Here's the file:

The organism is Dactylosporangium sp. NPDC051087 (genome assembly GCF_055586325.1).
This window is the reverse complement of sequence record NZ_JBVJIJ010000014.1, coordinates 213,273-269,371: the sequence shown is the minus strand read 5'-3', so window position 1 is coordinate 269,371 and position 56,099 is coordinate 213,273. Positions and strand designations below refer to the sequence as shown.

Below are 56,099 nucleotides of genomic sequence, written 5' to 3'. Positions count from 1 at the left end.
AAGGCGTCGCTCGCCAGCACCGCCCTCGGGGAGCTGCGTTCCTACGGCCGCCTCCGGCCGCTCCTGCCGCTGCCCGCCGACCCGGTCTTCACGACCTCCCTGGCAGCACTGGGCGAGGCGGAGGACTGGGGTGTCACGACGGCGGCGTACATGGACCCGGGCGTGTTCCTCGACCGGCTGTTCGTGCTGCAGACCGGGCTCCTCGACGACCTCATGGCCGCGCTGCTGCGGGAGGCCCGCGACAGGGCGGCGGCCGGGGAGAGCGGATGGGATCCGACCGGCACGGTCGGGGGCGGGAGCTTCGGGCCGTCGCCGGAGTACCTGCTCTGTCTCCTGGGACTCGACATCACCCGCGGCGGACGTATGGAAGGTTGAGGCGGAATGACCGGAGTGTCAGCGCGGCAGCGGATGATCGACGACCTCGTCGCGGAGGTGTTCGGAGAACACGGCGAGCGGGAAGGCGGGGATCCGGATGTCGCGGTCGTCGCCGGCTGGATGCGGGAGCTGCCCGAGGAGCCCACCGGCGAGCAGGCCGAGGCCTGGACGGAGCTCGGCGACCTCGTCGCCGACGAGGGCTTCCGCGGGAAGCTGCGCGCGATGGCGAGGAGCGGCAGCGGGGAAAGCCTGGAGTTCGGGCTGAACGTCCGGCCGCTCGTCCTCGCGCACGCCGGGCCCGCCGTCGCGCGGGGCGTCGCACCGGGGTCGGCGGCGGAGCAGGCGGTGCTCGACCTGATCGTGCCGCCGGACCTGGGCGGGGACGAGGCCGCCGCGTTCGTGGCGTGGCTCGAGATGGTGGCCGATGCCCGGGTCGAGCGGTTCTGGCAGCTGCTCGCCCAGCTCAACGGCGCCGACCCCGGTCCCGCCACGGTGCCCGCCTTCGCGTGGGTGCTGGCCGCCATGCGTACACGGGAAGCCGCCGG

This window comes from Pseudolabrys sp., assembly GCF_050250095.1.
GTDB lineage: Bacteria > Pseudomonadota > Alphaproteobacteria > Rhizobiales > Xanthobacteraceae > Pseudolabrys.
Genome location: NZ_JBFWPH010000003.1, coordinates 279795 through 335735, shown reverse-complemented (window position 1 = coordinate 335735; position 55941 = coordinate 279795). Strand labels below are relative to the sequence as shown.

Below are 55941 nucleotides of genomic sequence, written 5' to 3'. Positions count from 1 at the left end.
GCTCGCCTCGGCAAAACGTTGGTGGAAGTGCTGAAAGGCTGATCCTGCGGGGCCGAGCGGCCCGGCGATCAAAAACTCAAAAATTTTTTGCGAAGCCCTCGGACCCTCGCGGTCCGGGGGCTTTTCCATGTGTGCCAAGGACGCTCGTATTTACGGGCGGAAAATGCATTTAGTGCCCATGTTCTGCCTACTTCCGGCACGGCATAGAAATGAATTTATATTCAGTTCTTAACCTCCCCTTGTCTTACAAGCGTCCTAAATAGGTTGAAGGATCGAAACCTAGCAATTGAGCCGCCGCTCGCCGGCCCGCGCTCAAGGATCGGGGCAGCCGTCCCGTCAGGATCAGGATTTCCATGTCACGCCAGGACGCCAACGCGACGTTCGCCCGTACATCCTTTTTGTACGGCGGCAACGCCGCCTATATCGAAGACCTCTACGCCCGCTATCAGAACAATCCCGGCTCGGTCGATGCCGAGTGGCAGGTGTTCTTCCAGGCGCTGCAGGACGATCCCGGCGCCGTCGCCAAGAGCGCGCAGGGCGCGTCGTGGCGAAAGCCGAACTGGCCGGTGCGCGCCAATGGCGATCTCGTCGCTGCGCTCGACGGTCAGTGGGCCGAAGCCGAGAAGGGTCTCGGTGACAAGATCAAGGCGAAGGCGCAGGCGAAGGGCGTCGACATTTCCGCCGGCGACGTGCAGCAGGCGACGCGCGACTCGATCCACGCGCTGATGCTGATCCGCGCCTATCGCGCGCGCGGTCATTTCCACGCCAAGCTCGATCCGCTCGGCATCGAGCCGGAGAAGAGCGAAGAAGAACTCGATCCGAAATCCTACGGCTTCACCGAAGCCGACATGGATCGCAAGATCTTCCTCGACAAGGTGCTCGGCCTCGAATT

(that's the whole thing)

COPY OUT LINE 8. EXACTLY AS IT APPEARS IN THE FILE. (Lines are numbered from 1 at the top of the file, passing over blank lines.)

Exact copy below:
Below are 55941 nucleotides of genomic sequence, written 5' to 3'. Positions count from 1 at the left end.